KATHMANDU, May 17:After eight months of initial agreement on merger between CPN-UML and CPN (Maoist Center), the two ruling left parties are announcing unification Thursday afternoon, ending the uncertainty over the merger.
Preparations are almost over, and the scene has been all set. A meeting of the party unification coordination committee, held today morning at Prime Minister’s official residence in Baluwatar, has scheduled 4 pm for the merger announcement.
“The unification will be announced at 4 pm in the afternoon at Rastriya Shaba Griha,” Foreign Affairs Minister and UML leader Pradeep Gyawali told Reporters Club.
The decision taken by the meeting will be approved by the UML’s central committee. Following this, the new Nepal Communist Party will be registered with the Election Commission today itself, which will be made public through a press conference.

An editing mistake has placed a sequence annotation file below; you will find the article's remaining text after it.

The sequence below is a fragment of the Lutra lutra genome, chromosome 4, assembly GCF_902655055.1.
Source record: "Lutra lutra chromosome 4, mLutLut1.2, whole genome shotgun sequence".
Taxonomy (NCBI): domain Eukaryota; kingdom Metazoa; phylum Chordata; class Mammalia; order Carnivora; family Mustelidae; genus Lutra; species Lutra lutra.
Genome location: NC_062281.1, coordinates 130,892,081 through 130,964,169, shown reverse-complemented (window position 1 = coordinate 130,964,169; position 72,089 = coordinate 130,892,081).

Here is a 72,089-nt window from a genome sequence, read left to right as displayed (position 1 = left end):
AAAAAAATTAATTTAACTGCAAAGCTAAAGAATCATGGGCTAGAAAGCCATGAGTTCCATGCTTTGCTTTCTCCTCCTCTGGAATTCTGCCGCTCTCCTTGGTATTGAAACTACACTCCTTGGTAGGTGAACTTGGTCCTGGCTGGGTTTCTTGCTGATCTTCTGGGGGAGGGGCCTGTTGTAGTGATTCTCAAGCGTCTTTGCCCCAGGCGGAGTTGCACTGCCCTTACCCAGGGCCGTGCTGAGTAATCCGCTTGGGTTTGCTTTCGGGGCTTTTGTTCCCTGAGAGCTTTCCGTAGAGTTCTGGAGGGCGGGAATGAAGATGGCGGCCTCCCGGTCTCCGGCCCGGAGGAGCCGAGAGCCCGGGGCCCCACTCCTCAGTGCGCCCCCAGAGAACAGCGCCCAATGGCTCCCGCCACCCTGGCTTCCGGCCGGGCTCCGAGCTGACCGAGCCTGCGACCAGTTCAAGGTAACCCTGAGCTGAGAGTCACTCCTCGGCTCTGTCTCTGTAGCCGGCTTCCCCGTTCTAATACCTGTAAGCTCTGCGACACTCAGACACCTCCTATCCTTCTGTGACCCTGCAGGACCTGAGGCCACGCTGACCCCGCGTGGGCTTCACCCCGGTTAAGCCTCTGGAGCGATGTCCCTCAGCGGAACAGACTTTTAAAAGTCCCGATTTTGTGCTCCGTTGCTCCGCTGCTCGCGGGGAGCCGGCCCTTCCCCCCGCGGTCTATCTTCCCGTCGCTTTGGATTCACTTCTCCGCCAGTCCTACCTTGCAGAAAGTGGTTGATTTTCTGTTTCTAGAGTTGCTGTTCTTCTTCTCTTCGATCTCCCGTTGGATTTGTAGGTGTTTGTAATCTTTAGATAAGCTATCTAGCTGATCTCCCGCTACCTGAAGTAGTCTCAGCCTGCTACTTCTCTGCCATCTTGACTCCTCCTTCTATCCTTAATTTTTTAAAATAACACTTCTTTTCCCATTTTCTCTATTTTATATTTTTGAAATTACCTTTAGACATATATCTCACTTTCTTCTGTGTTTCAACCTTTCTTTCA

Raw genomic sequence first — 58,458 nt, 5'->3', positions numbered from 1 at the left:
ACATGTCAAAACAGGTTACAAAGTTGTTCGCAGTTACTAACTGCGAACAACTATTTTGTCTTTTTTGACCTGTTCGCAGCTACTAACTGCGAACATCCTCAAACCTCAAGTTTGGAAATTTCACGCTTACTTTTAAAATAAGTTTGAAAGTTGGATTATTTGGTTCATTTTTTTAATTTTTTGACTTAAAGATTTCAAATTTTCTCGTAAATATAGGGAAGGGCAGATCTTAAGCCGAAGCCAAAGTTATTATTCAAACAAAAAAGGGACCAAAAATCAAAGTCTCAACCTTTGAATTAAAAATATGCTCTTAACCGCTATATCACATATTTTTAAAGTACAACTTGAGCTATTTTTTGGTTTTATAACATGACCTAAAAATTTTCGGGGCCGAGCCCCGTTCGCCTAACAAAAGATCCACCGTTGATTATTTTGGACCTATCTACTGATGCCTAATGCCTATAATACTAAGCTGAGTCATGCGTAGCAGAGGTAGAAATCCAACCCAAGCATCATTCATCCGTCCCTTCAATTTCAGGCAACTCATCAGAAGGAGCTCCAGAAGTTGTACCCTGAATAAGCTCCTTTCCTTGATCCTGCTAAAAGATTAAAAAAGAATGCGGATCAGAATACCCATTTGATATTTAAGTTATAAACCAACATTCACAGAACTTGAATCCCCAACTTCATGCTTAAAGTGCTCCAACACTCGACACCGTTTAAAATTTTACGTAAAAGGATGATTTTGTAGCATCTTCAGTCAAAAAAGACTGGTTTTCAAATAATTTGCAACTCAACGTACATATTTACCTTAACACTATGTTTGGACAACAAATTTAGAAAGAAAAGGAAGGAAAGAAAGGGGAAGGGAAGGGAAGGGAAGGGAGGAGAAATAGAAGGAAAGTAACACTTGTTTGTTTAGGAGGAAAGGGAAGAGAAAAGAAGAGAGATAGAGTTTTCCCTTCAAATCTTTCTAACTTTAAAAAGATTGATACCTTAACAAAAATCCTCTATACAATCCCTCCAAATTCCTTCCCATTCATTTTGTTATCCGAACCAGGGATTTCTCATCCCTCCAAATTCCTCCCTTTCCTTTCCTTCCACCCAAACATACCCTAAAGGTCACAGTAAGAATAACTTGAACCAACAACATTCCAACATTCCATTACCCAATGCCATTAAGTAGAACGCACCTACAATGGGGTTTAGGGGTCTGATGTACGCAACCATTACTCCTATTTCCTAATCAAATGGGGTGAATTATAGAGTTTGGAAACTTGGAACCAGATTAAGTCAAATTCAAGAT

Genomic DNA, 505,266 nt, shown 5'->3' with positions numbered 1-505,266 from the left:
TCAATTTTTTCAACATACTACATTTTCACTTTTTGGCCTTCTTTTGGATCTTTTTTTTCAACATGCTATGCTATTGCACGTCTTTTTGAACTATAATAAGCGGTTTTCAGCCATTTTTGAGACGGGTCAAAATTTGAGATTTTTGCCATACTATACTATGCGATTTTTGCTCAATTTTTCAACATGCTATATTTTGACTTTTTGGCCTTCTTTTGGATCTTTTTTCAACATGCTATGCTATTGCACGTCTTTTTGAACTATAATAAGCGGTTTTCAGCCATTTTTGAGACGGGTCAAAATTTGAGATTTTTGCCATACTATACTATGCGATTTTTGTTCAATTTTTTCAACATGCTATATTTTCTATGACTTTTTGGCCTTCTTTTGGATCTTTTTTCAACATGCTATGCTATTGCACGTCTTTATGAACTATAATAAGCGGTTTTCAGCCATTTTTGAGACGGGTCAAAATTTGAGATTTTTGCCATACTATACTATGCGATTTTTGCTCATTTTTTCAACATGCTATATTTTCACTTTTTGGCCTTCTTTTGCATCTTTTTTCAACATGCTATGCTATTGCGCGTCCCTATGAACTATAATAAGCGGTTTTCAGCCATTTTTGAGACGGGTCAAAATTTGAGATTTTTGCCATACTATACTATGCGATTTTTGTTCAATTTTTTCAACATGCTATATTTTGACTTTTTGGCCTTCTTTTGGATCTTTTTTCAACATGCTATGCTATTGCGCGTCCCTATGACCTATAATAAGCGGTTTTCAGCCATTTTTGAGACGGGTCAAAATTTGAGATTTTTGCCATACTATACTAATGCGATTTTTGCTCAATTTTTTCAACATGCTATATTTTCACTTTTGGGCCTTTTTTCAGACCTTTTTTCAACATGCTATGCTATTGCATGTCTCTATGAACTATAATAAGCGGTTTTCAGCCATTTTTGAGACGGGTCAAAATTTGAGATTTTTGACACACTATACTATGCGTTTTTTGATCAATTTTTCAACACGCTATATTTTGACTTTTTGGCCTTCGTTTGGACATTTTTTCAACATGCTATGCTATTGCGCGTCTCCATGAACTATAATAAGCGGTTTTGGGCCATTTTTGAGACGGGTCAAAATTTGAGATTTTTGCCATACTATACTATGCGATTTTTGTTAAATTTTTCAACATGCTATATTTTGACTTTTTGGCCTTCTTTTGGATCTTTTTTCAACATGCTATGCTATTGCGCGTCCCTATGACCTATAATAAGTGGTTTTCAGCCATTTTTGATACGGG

“There is no reason to prolong the party unification and that the new party will be registered today itself,” said Prime Minister and UML Chair K P Sharma Oli at an event organized to mark the 25th Madan-Ashrit Memorial Day.
A meeting between chairs of both the parties—K P Sharma Oli (UML) and Pushpa Kamal Dahal ‘Prachanda’ (Maoist Center)—on Wednesday morning agreed to seal the unification deal, and announce the merger on Thursday coinciding with the 25th death anniversary of UML leaders Madan Kumar Bhandari and Jibaraj Ashrit, who were killed when a jeep carrying both of them plunged into Trishuli river 25 years ago.
According to the agreement, the new unity party will be named ‘Nepal Communist Party’, the new party will be guided ideologically by the philosophy of Marxist–Leninist and on political line, People’s Democracy will be adopted and leadership of the new party will be shared alternatively.
The new party will have 441-member central committee (241 members from the UML and 200 from the Maoist Center).
Likewise, it will have a 43-member standing committee with 25 representatives from the UML and 18 from the Maoist Center. The party will have ‘Sun’ as its electoral symbol, the one the UML has been using for long.